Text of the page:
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Lewiston Morning Tribune Wednesday, August 6, 1997

Leas sisters tell of life on the lam

David Johnson

MOSCOW -- The prosecution rested in open-shut fashion Tuesday and Fred Leas of Helmer groused that the system condones child abuse.

Leas, 49, is on trial for felony child custodial interference after he allegedly secreted his two young daughters away from their mother to South Dakota last summer.

He has spent the last year accusing authorities of keeping the whole story from becoming public and his attorney, Steven C. Mahaffy, didn't have much luck Tuesday in attempts to bring Leas' tale before a jury.

District Judge John R. Stegner of Moscow told Mahaffy he would not allow testimony from some 13 prospective defense witnesses on grounds of irrelevance and hearsay.

That left Mahaffy with one decision before court reconvenes today at 9 a.m. -- whether to call Leas himself as a witness.

"I haven't made that decision yet," Mahaffy told Stegner.

Latah County Deputy Prosecutor Robin Eckmann, meanwhile, sped through her case after telling jurors the evidence will provide a "road map of proof" about Leas' guilt. Among witnesses Eckmann called was Leas' ex-wife, Ruth Mohr, formerly of Moscow.

The two young Leas girls, Audrey, 9, and Heather, 8, also testified that their father took them to Rapid City, S.D., where they had their blond hair dyed red, wore glasses they didn't need and changed their names to Sarah and Hallie, respectively.

"It was so the cops couldn't find us," Audrey said under questioning by Eckmann.

But the young girl also testified, under cross-examination by Mahaffy, that she and her sister were subjected to corporal punishment by their mother.

"Yeah, she used to spank us a whole lot," said Audrey. She also said Mohr made her stand in a corner and locked her in her room as forms of discipline. The jury was dismissed when the girl testified about the spankings and other disciplinary measures.

"They made me stand in corners for a long time. And they grounded us for a long time, things like that," said Audrey. Ruth Mohr has been remarried to Paul Mohr. Only their mother spanked them, Audrey said.

Fred Leas has said he feared for the safety of his daughters after they told him of the treatment they allegedly received from their mother.

But Stegner continued to rule Tuesday that Leas had no legal right to defy a court-ordered custody agreement unless he could prove that his daughters were in imminent danger of physical harm. The judge said he didn't consider spankings, as described by both the child and her mother, a form of physical harm.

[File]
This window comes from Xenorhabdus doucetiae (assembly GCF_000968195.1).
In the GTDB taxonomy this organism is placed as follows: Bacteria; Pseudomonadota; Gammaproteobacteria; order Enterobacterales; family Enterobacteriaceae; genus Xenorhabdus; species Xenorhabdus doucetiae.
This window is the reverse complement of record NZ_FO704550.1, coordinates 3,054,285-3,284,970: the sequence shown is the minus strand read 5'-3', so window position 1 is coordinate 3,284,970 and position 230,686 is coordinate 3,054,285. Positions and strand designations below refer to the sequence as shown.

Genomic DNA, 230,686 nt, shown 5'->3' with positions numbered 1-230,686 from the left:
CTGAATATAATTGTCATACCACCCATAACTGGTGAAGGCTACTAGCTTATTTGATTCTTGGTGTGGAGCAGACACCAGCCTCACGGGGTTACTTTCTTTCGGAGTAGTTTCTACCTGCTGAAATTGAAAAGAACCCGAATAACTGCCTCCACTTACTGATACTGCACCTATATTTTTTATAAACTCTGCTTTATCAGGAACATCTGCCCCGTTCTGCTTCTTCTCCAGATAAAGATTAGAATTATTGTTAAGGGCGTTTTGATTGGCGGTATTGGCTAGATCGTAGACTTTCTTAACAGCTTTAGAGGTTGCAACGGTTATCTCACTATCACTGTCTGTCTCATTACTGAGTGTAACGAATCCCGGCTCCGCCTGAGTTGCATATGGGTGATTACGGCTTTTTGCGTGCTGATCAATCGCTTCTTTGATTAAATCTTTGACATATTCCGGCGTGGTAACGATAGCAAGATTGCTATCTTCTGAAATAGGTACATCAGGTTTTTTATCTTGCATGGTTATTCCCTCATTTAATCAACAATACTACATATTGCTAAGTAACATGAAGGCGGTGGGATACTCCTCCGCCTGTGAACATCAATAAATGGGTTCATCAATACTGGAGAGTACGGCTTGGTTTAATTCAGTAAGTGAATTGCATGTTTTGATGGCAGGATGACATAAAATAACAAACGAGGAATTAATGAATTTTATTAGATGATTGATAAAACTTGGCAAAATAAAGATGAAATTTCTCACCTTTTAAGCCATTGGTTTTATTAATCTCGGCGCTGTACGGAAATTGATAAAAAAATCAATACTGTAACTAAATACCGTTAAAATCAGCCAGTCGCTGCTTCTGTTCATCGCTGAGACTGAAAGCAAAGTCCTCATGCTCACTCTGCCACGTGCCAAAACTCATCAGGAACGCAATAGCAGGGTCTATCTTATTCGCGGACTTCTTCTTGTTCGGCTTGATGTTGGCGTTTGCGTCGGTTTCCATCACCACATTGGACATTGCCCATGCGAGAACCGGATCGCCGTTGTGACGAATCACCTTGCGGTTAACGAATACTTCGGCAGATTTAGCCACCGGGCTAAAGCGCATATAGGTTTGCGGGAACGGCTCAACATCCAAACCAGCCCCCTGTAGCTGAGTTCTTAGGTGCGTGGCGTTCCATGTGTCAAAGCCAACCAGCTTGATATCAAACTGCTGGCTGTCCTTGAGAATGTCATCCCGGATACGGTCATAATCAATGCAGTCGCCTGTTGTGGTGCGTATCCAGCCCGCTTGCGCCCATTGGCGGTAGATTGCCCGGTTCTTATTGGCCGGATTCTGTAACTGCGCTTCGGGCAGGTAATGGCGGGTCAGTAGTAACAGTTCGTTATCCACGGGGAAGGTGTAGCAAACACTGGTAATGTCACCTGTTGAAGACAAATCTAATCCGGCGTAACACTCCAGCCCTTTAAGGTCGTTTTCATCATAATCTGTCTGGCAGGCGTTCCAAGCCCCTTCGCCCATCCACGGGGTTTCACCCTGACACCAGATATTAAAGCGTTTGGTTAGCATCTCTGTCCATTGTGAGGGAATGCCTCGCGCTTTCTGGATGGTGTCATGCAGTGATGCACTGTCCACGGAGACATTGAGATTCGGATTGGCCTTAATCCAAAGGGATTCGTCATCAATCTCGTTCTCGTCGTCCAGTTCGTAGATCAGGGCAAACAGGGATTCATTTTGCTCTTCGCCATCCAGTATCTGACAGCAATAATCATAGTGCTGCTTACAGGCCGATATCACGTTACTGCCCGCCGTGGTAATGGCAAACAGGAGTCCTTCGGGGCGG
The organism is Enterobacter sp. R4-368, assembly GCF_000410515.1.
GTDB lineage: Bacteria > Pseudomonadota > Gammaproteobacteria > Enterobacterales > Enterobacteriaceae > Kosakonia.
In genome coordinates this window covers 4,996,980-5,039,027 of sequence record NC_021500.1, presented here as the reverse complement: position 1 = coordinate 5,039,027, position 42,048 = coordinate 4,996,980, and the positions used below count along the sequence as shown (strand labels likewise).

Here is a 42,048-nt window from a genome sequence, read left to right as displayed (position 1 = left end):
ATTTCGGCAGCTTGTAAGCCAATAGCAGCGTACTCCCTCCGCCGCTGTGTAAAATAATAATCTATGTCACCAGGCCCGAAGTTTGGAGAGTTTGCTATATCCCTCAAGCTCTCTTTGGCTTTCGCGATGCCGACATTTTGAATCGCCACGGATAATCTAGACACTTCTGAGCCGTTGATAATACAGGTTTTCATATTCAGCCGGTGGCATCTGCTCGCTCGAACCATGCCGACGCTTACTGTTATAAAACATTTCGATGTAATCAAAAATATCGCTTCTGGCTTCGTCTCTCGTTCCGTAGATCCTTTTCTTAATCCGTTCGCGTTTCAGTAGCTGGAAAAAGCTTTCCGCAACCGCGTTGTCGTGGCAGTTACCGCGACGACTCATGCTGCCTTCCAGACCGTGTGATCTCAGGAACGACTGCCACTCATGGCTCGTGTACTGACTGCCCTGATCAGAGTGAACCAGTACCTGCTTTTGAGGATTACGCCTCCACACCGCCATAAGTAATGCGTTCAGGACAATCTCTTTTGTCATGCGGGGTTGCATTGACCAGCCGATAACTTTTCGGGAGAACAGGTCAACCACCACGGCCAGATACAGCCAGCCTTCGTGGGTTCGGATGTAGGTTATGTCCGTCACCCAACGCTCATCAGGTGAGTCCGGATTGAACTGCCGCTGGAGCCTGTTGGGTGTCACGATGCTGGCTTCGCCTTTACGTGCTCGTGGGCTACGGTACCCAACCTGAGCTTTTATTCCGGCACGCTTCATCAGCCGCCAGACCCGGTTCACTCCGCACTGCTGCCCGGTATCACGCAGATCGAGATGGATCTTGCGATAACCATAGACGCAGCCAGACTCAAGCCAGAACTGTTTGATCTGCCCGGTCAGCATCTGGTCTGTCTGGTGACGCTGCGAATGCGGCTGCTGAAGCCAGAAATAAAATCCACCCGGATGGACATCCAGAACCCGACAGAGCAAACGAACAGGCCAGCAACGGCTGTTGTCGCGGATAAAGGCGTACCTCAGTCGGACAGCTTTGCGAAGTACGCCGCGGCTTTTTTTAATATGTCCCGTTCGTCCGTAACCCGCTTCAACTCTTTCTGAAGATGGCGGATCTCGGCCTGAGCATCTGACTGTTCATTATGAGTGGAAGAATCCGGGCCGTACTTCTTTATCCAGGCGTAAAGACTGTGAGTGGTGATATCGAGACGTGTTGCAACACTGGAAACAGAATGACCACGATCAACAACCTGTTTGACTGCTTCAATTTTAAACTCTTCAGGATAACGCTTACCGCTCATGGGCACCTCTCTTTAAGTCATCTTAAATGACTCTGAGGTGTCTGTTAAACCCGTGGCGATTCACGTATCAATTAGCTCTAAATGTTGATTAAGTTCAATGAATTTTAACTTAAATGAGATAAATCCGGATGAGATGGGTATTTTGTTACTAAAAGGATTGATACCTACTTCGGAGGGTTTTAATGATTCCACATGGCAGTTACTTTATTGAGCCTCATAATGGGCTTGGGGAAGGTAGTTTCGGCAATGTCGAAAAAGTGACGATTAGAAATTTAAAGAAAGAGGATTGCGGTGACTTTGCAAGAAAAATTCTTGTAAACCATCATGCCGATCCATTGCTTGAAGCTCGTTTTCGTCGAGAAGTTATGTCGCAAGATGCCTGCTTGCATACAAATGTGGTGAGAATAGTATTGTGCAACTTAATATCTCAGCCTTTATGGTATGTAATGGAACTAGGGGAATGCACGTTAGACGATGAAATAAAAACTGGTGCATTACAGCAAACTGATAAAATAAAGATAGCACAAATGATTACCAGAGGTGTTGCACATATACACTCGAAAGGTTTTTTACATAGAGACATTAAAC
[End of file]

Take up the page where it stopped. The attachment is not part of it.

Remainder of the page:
"Two to three swats on the bottom," is how Mohr described her spanking technique.

Leas and Mohr divorced in 1994. He received residential custody of their two older sons, Shane and Scott, while she was granted custody of the girls.

Both of the Leas girls, wearing dresses and talking quietly, said they loved their father and enjoyed being with him. They testified separately and said they went with their father and brothers first to Arizona and then to South Dakota last summer.

According to the custody agreement, Leas was supposed to return his daughters in August to their mother after five weeks of summer visitation. When the children were not returned, Mohr notified authorities and mounted a nationwide publicity effort that included numerous newspaper articles, a poster campaign and information over the Internet.

Authorities say an anonymous tip led investigators to Rapid City S.D., where Leas, assuming the name of Brad Levus, was found with the children. Audrey testified that Levus was short for "leave us alone."

Mahaffy has all but begged Stegner to allow his client's "whole story" to come out at trial, that Leas' state of mind is crucial to his defense. When Leas was told of the spankings by his daughters and heard reports from other people about Mohr's alleged handling of the children, Mahaffy said, he truly believed the girls were in danger of physical harm.

But none of the testimony Stegner said he heard Tuesday convinced him that physical harm was imminent.

With that in mind, Mahaffy turned his strategy to preserving enough of a record to support an appeal in case Leas is found guilty. Leas faces a possible five years in prison and a $50,000 fine if convicted.

Stegner said he understood Mahaffy's concern about the record and allowed the attorney to voice his concerns outside the presence of jury.

After the testimony of his oldest daughter, Leas was admonished by Stegner to stop blowing kisses and gesturing to his children when they were in court.

Stegner told the jury he expects the case to be concluded today and they might be able to start deliberations.

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Last modified: August 14, 1997
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